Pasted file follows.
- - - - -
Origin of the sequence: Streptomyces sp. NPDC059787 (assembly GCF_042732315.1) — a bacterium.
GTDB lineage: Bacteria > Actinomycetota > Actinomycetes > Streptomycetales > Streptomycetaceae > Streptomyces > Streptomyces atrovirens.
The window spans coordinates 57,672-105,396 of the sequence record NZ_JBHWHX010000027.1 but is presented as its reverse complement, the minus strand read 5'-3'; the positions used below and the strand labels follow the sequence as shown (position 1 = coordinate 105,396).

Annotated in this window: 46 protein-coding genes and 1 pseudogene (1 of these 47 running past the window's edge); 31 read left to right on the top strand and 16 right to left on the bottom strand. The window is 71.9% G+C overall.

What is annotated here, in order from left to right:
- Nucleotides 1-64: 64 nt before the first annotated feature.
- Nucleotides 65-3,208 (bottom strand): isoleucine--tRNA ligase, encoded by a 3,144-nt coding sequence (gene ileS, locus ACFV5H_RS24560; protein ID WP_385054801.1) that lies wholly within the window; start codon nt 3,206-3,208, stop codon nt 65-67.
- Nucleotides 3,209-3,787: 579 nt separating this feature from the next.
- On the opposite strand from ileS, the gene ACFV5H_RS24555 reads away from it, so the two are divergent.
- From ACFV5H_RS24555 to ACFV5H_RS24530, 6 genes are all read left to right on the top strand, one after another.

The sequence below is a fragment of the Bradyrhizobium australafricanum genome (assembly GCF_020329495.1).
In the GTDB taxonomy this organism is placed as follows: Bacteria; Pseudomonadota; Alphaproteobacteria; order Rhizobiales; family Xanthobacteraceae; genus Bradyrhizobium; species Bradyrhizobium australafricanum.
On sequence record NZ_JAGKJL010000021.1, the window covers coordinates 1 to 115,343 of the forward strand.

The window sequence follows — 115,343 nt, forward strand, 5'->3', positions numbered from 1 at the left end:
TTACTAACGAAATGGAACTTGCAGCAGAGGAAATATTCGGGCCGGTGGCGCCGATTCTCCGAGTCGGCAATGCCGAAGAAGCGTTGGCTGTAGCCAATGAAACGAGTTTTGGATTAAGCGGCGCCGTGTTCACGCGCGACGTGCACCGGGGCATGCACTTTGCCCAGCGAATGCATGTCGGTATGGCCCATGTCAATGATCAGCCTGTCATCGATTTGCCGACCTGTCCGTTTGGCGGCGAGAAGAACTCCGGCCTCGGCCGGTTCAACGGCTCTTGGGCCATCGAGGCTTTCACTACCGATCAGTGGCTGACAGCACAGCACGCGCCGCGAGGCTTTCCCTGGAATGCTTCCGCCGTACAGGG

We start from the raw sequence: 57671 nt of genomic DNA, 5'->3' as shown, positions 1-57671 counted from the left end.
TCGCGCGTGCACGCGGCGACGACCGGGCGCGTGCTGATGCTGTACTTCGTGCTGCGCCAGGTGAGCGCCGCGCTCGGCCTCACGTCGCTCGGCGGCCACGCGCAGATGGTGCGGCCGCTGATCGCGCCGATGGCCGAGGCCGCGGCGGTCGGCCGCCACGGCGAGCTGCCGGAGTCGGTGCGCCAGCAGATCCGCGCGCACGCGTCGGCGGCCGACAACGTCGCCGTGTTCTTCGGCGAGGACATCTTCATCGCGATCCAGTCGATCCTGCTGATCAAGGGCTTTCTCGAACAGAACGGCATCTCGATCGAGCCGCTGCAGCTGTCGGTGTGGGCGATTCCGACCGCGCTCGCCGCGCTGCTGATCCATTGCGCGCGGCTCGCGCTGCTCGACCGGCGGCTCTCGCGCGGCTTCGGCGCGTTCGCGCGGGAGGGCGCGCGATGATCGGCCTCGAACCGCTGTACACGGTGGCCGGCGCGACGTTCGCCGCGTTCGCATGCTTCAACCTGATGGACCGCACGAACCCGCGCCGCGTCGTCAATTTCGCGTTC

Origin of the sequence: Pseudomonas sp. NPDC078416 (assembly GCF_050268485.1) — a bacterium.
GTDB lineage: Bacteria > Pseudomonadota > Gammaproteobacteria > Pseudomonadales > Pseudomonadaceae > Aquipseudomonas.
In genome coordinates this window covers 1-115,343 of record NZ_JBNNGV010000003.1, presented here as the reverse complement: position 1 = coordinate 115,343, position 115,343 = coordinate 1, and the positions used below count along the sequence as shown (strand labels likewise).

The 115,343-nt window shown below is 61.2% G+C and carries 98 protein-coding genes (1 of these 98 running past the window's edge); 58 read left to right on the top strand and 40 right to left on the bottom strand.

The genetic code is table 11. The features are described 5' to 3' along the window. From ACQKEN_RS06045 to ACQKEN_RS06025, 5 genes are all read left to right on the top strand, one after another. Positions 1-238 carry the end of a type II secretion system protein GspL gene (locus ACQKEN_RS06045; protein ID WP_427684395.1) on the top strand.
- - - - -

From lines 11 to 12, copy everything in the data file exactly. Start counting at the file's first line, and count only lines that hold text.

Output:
The sequence below is a fragment of the Bradyrhizobium australafricanum genome (assembly GCF_020329495.1).
In the GTDB taxonomy this organism is placed as follows: Bacteria; Pseudomonadota; Alphaproteobacteria; order Rhizobiales; family Xanthobacteraceae; genus Bradyrhizobium; species Bradyrhizobium australafricanum.